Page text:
The cipher connection isn’t hard to work out: the front cover has a gold-embossed representation of something not unlike the Phaistos Disk, though it has to be said that the shapes are upside-down (relative to the real Phaistos Disk) and in a quite different order, while a few other plausible-looking pictogram-style shapes have been added to the mix. Though that’s OK, because these differences are part of the story (which kicks off with a second Phaistos Disk being discovered in an ancient shipwreck, but this time it’s made of gold).

Commendably, the spine of the book has one of the Phaistos Disc symbols (which Gibbins has both as “outstretched eagle god” and as the sign of “Atlantis”, though note that he requires you rotate it 90 degrees to see it even slightly as a bird), making it the only cipher novel I know of with a single genuine historical cipher mystery character shape as its central motif. Please tell me if there’s another one!

There’s actually a bit of literature on this shape, which is #21 in Sir Arthur Evans’ much-noted list of the disk’s pictograms. Here are some of the better-known theories about it proposed over the years:-

  • Comb (Godart, 1995)
  • Weaving comb (Dettmer, 1989)
  • Hoe or rake (Aartun, 1992)
  • Palace floor-plan (not sure who suggested this?)
  • Swedish rock carvings of a team of plowing oxen (Woudhuizen, !?!?!?!?)

More usefully, Balistier (2000) notes that Ingo Pini (1970) pointed out that this particular pictogram very likely has Minoan origins, as evidenced by the similarities between it and a five-toothed comb design found on clay fragment HM 992 (also found at Phaistos, and dating to the 18th century BC).  And here it is:-


Clay fragment HM 1992: the five-pronged comb-like shape is on the left

 This striking visual parallel is often cited as proof of the Phaistos Disk’s authenticity, with the only small problem being that it may well be that Luigi Pernier ‘excavated’ them both… but that’s another story entirely.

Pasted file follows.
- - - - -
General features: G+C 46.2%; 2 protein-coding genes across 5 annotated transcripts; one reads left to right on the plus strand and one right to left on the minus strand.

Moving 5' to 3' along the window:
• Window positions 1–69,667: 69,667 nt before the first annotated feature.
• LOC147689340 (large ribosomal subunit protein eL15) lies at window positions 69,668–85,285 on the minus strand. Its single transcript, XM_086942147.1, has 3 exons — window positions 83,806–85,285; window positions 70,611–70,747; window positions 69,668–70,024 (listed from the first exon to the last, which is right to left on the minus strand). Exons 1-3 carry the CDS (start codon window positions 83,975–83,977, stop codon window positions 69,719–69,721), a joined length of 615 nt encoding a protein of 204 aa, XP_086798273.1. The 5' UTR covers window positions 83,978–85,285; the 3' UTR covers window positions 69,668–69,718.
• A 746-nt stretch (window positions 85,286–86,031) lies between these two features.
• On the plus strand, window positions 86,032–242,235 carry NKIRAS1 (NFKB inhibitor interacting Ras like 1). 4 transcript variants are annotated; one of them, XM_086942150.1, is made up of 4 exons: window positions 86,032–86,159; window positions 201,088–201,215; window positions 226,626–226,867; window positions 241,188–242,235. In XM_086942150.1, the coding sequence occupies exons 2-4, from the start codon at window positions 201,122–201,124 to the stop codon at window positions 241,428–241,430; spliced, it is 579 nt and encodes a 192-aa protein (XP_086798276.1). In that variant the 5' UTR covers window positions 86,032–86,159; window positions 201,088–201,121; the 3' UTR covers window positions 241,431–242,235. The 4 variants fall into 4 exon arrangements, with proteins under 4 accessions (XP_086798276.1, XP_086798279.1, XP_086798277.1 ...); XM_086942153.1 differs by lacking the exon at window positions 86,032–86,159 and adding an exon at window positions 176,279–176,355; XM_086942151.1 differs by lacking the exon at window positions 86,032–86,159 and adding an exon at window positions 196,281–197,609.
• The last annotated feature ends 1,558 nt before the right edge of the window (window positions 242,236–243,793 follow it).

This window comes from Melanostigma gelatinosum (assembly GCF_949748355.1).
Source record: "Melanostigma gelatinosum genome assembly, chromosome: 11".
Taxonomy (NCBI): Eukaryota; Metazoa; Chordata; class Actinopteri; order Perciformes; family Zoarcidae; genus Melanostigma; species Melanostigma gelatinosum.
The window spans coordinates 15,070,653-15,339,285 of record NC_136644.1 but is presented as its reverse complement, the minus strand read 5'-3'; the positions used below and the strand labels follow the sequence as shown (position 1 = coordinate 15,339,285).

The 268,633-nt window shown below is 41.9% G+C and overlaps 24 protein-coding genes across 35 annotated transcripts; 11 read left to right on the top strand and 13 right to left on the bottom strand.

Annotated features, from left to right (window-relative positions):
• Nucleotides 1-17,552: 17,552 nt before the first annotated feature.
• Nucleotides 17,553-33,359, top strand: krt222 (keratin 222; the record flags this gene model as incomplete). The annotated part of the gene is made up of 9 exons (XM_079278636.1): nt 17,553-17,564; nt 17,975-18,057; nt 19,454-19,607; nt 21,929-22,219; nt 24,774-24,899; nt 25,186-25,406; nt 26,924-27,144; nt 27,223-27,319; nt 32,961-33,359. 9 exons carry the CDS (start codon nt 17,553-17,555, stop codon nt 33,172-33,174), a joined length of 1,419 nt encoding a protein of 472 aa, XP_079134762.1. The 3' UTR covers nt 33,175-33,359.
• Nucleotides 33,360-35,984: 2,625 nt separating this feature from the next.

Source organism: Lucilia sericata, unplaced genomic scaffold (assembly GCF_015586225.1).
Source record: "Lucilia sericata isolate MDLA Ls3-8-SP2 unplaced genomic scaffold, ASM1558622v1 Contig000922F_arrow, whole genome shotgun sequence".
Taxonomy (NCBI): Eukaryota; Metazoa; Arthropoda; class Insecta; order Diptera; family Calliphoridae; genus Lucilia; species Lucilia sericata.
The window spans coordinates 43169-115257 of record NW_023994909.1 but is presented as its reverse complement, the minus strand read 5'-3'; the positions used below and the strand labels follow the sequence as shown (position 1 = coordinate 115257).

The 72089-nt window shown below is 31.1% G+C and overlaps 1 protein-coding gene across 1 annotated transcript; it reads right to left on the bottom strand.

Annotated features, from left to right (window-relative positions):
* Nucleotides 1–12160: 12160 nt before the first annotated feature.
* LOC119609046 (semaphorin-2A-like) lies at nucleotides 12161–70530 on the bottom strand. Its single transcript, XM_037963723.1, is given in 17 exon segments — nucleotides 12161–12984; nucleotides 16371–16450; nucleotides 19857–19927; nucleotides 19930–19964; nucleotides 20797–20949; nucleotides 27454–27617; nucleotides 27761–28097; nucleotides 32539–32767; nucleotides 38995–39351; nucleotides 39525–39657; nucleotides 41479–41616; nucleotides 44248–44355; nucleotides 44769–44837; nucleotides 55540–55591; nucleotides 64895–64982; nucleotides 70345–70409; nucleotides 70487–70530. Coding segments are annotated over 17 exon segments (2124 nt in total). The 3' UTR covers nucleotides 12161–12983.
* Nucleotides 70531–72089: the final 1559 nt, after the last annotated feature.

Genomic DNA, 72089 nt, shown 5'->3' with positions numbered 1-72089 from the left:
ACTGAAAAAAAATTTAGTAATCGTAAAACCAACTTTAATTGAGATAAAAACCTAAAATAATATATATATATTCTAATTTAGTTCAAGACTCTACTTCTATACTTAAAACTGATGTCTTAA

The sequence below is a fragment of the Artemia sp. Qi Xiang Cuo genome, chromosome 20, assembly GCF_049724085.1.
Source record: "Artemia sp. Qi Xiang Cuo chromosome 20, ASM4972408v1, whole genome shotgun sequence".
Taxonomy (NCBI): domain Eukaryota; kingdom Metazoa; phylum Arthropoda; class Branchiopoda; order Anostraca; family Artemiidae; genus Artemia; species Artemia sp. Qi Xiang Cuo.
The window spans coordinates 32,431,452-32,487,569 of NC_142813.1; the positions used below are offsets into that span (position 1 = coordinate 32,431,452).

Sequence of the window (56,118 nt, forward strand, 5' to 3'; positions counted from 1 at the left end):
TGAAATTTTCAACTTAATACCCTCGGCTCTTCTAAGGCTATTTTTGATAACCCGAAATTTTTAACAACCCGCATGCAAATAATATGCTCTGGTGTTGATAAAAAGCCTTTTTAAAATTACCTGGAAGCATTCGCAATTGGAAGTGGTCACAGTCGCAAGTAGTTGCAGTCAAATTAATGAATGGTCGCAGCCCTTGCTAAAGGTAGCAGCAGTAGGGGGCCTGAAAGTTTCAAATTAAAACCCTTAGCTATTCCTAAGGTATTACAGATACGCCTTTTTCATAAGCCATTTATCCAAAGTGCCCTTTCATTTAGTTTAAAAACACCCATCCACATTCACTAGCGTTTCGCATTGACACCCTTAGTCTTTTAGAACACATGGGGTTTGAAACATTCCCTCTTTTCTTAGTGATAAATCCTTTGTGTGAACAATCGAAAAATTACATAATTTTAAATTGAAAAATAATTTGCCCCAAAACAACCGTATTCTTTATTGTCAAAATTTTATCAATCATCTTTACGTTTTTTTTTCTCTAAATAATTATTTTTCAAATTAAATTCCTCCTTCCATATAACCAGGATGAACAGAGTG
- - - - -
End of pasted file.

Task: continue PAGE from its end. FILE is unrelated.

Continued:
Anyway, does Gibbins manage to save himself from falling into all the Domain Expert airport novel traps? Actually… no. And what’s worse, from the minute the protagonist Jack Howard (“unlikely scion of one of England’s most ancient families“, p.13) makes “a mental note to email the image to Professor James Dillen, his old mentor at Cambridge University and the world’s leading authority on the ancient scripts of Greece” (p.16), it’s abundantly clear that Gibbins has drunk too deeply from the Rack Pack’s well of clichés. Moreover, from the breathless military helicopter fetishism and Wired editorialese, he has dipped his bucket into the Wannabe Screenwriters’ gadget-strewn watering hole more than a few times as well.

All of which superficial nonsense I could actual forgive Gibbins for (it is, after all, an airport novel, and many top-tier writers have fallen into these same traps over the years). However (and sorry if this is a spoiler) the point near the end where Jack Howard unilaterally fires a nuclear warhead onto the bad guys’ hi-tech hide-out is just not OK by me. Yes, they killed his friends, etc etc: but a nuclear warhead? Really? Really??